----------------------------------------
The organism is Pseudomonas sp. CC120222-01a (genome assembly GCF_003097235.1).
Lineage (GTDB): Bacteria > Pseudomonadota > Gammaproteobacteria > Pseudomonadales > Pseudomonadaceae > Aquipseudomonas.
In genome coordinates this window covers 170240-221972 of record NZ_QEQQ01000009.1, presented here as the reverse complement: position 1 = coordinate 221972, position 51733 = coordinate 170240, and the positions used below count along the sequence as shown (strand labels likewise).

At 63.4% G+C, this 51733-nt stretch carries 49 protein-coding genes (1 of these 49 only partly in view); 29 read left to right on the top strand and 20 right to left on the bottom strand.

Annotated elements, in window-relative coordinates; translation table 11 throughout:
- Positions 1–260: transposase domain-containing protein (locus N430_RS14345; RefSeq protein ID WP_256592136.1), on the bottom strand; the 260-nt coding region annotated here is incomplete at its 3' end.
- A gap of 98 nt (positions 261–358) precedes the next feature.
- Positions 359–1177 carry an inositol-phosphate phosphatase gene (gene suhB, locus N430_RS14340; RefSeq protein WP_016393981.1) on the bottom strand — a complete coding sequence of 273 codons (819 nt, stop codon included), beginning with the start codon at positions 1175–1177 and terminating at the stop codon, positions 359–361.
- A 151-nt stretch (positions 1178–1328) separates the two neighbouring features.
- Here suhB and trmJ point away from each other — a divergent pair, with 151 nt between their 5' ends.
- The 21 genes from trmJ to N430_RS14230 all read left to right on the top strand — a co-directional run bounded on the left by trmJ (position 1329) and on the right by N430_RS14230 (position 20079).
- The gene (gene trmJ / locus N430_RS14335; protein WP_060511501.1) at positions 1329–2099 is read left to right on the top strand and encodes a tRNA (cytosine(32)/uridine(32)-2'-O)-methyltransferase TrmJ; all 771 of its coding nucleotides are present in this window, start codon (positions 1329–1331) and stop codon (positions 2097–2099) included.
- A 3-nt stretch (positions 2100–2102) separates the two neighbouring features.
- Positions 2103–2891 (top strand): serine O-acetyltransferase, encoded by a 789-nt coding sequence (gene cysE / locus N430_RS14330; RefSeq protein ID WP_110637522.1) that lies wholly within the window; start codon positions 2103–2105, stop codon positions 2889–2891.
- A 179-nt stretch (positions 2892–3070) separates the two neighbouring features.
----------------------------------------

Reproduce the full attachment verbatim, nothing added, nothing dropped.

The organism is Pseudomonas sp. CC120222-01a (genome assembly GCF_003097235.1).
Lineage (GTDB): Bacteria > Pseudomonadota > Gammaproteobacteria > Pseudomonadales > Pseudomonadaceae > Aquipseudomonas.
In genome coordinates this window covers 170240-221972 of record NZ_QEQQ01000009.1, presented here as the reverse complement: position 1 = coordinate 221972, position 51733 = coordinate 170240, and the positions used below count along the sequence as shown (strand labels likewise).

At 63.4% G+C, this 51733-nt stretch carries 49 protein-coding genes (1 of these 49 only partly in view); 29 read left to right on the top strand and 20 right to left on the bottom strand.

Annotated elements, in window-relative coordinates; translation table 11 throughout:
- Positions 1–260: transposase domain-containing protein (locus N430_RS14345; RefSeq protein ID WP_256592136.1), on the bottom strand; the 260-nt coding region annotated here is incomplete at its 3' end.
- A gap of 98 nt (positions 261–358) precedes the next feature.
- Positions 359–1177 carry an inositol-phosphate phosphatase gene (gene suhB, locus N430_RS14340; RefSeq protein WP_016393981.1) on the bottom strand — a complete coding sequence of 273 codons (819 nt, stop codon included), beginning with the start codon at positions 1175–1177 and terminating at the stop codon, positions 359–361.
- A 151-nt stretch (positions 1178–1328) separates the two neighbouring features.
- Here suhB and trmJ point away from each other — a divergent pair, with 151 nt between their 5' ends.
- The 21 genes from trmJ to N430_RS14230 all read left to right on the top strand — a co-directional run bounded on the left by trmJ (position 1329) and on the right by N430_RS14230 (position 20079).
- The gene (gene trmJ / locus N430_RS14335; protein WP_060511501.1) at positions 1329–2099 is read left to right on the top strand and encodes a tRNA (cytosine(32)/uridine(32)-2'-O)-methyltransferase TrmJ; all 771 of its coding nucleotides are present in this window, start codon (positions 1329–1331) and stop codon (positions 2097–2099) included.
- A 3-nt stretch (positions 2100–2102) separates the two neighbouring features.
- Positions 2103–2891 (top strand): serine O-acetyltransferase, encoded by a 789-nt coding sequence (gene cysE / locus N430_RS14330; RefSeq protein ID WP_110637522.1) that lies wholly within the window; start codon positions 2103–2105, stop codon positions 2889–2891.
- A 179-nt stretch (positions 2892–3070) separates the two neighbouring features.